Black Americans face stigma around therapy, but mental health advocates are shifting the narrative: from ‘a last resort’ to ‘maintenance of ourselves’

·5 min read
Experts say that being able to address and maintain mental health is especially important for Black Americans. (Photo: Reuters)
Experts say that being able to address and maintain mental health is especially important for Black Americans. (Photo: Reuters)

The stigma of mental health care in the Black community, compounded with the reality of being Black in America, is a dangerous combination. From systemic racism to the trauma of constantly witnessing violence against and killings of Black people by the police, being able to address and maintain mental health is especially important for Black Americans.

According to the U.S. Department of Health and Human Services, Black Americans report feelings of sadness, hopelessness, worthlessness, or that everything is an effort, all or most of the time, more often than white Americans. Similarly, the Anxiety and Depression Association of America reported that Black Americans are 20 percent more likely to experience mental health issues than non-Black Americans. Despite these findings, Black patients are less likely to use mental health resources.

There are a number of factors to consider when looking at these numbers — one of which is the stigma surrounding mental health care. A study conducted for the National Institute of Health found that 63 percent of Black people believe that a mental health condition is a sign of personal weakness.

“There has been a large spike in suicides amongst Black men during the era of Black Lives Matter,” Allissa Richardson, author of Bearing Witness While Black: African Americans, Smartphones and the New Protest #Journalism and assistant professor of journalism at USC Annenberg School for Communication and Journalism, tells Yahoo Life. “Teenage boys are especially vulnerable to this rise. They are growing up seeing images of Trayvon Martin and Mike Brown lying in pools of their own blood. Videos of Eric Garner and George Floyd being choked to death. There is a lot of trauma in bearing witness while Black.”

Richardson adds that “African Americans also report high levels of anxiety, nightmares, and even post-traumatic stress disorder after being exposed to a succession of fatal police encounters — especially if it triggers a real-life memory of a racist incident.”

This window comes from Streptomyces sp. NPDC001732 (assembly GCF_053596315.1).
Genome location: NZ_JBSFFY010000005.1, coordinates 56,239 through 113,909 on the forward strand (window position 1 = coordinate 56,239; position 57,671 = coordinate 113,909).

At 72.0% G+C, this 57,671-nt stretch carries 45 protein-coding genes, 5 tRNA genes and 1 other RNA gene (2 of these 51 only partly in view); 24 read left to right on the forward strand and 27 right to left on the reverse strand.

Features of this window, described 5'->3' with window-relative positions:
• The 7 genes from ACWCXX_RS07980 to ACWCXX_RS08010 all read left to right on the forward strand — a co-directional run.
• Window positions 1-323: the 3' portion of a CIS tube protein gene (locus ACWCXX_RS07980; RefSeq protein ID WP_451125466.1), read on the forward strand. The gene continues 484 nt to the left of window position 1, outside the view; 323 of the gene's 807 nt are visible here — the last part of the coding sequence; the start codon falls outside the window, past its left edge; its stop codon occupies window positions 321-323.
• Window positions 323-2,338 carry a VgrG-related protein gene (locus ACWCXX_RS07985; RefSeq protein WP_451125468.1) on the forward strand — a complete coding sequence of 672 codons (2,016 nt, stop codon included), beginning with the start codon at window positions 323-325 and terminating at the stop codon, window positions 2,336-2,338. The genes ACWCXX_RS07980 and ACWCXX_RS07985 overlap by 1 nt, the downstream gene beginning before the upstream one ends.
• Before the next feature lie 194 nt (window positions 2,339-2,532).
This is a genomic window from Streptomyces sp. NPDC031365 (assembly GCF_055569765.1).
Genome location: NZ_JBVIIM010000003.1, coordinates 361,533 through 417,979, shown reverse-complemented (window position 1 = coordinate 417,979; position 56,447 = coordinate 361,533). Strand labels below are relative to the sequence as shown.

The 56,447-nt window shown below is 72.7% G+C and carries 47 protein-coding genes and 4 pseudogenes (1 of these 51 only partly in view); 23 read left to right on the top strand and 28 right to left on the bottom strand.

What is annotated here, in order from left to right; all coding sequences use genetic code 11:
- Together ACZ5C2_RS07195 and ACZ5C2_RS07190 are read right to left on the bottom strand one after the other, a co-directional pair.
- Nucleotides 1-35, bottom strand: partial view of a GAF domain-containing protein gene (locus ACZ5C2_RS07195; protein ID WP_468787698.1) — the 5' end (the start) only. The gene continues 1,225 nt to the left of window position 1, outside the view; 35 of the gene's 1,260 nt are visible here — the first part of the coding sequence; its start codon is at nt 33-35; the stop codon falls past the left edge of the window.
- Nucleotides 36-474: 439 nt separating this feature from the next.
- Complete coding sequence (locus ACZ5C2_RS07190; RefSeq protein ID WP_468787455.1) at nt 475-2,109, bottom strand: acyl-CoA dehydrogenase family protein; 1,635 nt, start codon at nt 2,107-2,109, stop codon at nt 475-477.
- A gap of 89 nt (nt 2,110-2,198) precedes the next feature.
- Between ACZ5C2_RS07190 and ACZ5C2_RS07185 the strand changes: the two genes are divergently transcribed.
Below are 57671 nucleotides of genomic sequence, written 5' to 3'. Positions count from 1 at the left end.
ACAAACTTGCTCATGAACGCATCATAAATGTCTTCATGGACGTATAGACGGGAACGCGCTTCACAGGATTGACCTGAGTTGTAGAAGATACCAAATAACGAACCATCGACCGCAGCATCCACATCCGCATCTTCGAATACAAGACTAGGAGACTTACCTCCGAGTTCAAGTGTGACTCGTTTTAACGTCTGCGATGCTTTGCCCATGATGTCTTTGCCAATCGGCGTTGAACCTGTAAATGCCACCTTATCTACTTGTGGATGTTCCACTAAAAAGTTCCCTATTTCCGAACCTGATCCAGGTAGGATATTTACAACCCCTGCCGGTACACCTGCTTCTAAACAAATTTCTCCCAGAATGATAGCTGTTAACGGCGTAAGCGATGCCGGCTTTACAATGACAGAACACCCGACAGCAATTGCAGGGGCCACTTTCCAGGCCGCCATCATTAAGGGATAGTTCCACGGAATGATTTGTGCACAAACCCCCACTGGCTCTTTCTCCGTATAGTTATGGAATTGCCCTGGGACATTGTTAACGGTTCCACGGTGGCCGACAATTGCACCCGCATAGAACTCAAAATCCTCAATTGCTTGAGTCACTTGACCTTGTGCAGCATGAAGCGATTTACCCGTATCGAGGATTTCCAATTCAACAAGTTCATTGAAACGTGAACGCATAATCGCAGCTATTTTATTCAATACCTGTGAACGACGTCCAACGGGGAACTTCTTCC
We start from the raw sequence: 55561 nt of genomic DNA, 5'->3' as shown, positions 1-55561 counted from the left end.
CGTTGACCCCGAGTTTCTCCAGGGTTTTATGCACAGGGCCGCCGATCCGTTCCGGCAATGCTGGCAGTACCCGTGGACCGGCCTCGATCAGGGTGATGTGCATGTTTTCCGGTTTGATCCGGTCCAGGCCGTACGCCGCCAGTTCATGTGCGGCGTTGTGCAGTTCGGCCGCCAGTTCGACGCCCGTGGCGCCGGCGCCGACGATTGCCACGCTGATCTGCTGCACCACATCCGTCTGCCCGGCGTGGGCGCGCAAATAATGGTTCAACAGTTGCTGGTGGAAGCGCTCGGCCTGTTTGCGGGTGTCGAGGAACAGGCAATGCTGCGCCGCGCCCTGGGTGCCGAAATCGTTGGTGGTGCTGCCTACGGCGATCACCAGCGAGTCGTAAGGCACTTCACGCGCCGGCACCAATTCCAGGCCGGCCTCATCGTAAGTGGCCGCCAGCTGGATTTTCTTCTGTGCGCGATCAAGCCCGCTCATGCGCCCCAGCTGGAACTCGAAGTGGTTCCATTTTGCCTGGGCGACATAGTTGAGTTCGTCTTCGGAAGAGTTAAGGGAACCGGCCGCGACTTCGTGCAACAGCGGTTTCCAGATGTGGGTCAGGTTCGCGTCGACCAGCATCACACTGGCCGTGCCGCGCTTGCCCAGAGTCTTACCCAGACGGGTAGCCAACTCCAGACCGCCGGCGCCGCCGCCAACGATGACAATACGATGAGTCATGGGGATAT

Leon Ford, an activist, author and public speaker who survived a police shooting in 2012, tells Yahoo Life, “I mentor families of individuals who have been shot by police, and I just offer my lived experience as a resource to people who've gone through this because it's a very complicated experience. Especially from a mental health perspective of just living through the trauma, trying to cope with the trauma, but also the exploitation of the trauma.”

Ford went on to say, “I encourage people to seek therapy because mental health plays a huge role in how we solve problems. And what I realized is that a lot of activists are severely traumatized and they're experiencing burnout.”

Hannah Tall, director of programs for The Loveland Foundation, agrees about the importance of therapy, telling Yahoo Life: “As it pertains to the stigma, our founder, Rachel Cargle, put it beautifully when she stated, ‘We're hoping that the Therapy Fund completely shifts our understanding of what therapy is. That we begin to understand it as more of a maintenance of ourselves, as opposed to a last resort, rock bottom situation.’”

In addition to the stigma of going to therapy, Black people often face added barriers when it comes to accessing mental health care — one of which is being underinsured or without insurance. In 2018, more than 11 percent of Black adults in the U.S. were without health insurance. Tall spoke of some of the other barriers, which include “distrust in the health care system, inadequate support for mental health service in safety net settings (uninsured, Medicaid, etc.), and lack of diversity among mental health care providers and lack of culturally competent providers.”

Less than 2 percent of American Psychological Association members are Black, which may leave some wondering whether they’ll be understood by the mental health practitioners they do have access to.

Tall explains that therapy, however, is only one aspect of mental health care and that the Loveland Foundation approaches wellness “holistically.” Tall says, “Therapy is part of a larger wellness toolbox, and we encourage folks to find additional tools that may support their mental, physical, spiritual, emotional wellbeing.”

For some, “that may look like working out, still or movement-based meditation, art, etc.,” Tall says. “But it's really important that folks remember to be patient with themselves as they work to find the tools that can be most supportive to them in their mental health and overall wellness practice.”

If you or someone you know is having suicidal thoughts, don’t hesitate to reach out for help. The National Suicide Prevention Lifeline is open 24 hours a day at 800-273-8255.


The following organizations provide therapy and raise awareness about mental health:

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